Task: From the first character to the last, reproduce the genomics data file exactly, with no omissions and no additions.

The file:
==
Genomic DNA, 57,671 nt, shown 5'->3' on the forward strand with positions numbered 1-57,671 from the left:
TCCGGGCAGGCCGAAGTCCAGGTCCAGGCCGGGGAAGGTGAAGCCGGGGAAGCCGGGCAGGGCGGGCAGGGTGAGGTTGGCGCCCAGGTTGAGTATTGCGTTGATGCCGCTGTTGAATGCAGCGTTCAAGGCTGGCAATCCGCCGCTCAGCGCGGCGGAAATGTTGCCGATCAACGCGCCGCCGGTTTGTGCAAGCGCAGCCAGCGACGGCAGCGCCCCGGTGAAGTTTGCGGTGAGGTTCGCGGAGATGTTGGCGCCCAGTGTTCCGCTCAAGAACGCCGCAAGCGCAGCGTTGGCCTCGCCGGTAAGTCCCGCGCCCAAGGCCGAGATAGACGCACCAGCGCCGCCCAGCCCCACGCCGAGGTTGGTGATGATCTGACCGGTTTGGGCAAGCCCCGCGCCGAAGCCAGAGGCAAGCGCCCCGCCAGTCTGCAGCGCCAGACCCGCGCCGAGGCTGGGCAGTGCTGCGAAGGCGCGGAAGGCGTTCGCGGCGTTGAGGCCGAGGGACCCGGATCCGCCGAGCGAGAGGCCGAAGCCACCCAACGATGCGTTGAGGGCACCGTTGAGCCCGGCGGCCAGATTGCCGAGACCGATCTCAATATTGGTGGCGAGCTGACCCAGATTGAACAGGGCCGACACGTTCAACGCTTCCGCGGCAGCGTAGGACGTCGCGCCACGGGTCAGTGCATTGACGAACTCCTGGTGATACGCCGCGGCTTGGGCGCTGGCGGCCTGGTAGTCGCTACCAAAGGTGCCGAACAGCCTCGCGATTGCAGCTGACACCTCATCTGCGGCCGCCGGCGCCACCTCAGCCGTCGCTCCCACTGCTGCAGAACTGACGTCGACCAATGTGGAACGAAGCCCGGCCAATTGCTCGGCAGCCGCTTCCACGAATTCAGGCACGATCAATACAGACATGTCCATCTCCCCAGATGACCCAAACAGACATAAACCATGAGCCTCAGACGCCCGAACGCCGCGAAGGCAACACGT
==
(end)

Genomic DNA, 57,671 nt, shown 5'->3' on the forward strand with positions numbered 1-57,671 from the left:
TCCGGGCAGGCCGAAGTCCAGGTCCAGGCCGGGGAAGGTGAAGCCGGGGAAGCCGGGCAGGGCGGGCAGGGTGAGGTTGGCGCCCAGGTTGAGTATTGCGTTGATGCCGCTGTTGAATGCAGCGTTCAAGGCTGGCAATCCGCCGCTCAGCGCGGCGGAAATGTTGCCGATCAACGCGCCGCCGGTTTGTGCAAGCGCAGCCAGCGACGGCAGCGCCCCGGTGAAGTTTGCGGTGAGGTTCGCGGAGATGTTGGCGCCCAGTGTTCCGCTCAAGAACGCCGCAAGCGCAGCGTTGGCCTCGCCGGTAAGTCCCGCGCCCAAGGCCGAGATAGACGCACCAGCGCCGCCCAGCCCCACGCCGAGGTTGGTGATGATCTGACCGGTTTGGGCAAGCCCCGCGCCGAAGCCAGAGGCAAGCGCCCCGCCAGTCTGCAGCGCCAGACCCGCGCCGAGGCTGGGCAGTGCTGCGAAGGCGCGGAAGGCGTTCGCGGCGTTGAGGCCGAGGGACCCGGATCCGCCGAGCGAGAGGCCGAAGCCACCCAACGATGCGTTGAGGGCACCGTTGAGCCCGGCGGCCAGATTGCCGAGACCGATCTCAATATTGGTGGCGAGCTGACCCAGATTGAACAGGGCCGACACGTTCAACGCTTCCGCGGCAGCGTAGGACGTCGCGCCACGGGTCAGTGCATTGACGAACTCCTGGTGATACGCCGCGGCTTGGGCGCTGGCGGCCTGGTAGTCGCTACCAAAGGTGCCGAACAGCCTCGCGATTGCAGCTGACACCTCATCTGCGGCCGCCGGCGCCACCTCAGCCGTCGCTCCCACTGCTGCAGAACTGACGTCGACCAATGTGGAACGAAGCCCGGCCAATTGCTCGGCAGCCGCTTCCACGAATTCAGGCACGATCAATACAGACATGTCCATCTCCCCAGATGACCCAAACAGACATAAACCATGAGCCTCAGACGCCCGAACGCCGCGAAGGCAACACGT